SNU’s remarkable makeover

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SNU’s remarkable makeover

Seoul National University has been given a weighty opportunity to energize its competitiveness in the world as a result of the passage Wednesday at the National Assembly of a bill on the establishment and management of the prestigious school. The bill’s passage is welcome after the irksome meandering on the issue that we’ve witnessed for more than two decades.

The law aims to put SNU on par with the world’s top universities by changing its legal status from a nationalized entity to a corporate body. That’s a significant development in the 23 years since politicians started discussing the idea as part of a long-term development strategy for the university. It is particularly meaningful because the university now has a shot at joining the ranks of the world’s best schools, as it will be able to pursue its own growth strategy without the government’s intervention and control.

First of all, SNU can further accelerate its internal reform process because it has the right to make decisions on such serious issues as manpower, organization and the budget. It is also free to invite foreign professors or set up a new institute or school and has the jurisdiction to allocate and execute its operational budget according to its own priorities, rather than the government’s prescriptions. The removal of the government fetters will, of course, allow the university to fiercely compete with other top schools worldwide.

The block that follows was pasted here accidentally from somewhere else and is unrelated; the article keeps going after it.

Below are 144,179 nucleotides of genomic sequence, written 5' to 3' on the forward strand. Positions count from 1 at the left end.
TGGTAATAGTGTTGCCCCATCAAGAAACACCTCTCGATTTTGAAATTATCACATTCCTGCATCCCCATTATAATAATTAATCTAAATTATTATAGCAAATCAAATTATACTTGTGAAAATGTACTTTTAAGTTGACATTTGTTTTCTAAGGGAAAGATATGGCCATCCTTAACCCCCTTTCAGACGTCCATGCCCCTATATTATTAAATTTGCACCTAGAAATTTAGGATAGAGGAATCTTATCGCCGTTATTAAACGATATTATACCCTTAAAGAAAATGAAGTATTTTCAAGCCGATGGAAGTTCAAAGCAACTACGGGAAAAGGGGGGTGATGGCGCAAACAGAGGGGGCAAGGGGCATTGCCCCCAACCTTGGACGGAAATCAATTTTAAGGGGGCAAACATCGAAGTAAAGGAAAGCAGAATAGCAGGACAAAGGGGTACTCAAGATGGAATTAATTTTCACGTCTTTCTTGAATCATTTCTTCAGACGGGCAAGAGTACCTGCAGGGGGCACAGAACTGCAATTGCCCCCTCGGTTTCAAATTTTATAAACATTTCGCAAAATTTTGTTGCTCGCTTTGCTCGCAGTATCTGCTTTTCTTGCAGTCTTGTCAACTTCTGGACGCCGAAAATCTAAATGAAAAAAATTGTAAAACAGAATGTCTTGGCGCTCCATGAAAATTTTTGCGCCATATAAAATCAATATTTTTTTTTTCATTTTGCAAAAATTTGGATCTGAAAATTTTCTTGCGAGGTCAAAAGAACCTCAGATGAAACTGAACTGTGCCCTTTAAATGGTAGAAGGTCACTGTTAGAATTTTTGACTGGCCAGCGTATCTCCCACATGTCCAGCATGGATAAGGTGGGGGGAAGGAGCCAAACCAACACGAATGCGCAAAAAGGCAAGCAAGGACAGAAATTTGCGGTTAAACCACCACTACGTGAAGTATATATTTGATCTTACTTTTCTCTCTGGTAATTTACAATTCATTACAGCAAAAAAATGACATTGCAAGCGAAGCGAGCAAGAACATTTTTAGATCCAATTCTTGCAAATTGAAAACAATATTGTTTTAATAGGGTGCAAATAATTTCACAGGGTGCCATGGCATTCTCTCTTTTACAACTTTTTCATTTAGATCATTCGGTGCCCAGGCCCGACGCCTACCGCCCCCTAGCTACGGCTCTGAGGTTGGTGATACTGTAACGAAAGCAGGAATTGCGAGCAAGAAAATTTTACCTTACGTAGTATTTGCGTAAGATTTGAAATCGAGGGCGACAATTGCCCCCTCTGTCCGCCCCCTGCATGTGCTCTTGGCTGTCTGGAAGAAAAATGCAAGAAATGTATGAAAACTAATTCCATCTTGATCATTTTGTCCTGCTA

At this juncture, professors and other members of the faculty and the students should do their fair share to embrace their new status as soon as possible. Their previous excuse that nationalization gets in the way of their ability to enhance the school will no longer be acceptable. SNU must foster excellent education and research programs compatible with other high-ranking schools.

Although it will continue to receive financial assistance from the government after it becomes a corporate body, SNU should seek ways to bolster its financial independence by creating various profit models, including external research projects.

Yet it should not scrap the basic sciences in favor of practical ones just to gain profit. Despite the change of its legal status, the public cause entrusted with SNU is still maintained, as it still remains a national university, even though it is not nationalized anymore.

The remarkable change with SNU should spread to other nationalized universities. But it won’t take long. When SNU becomes a model of success, other universities will soon follow.
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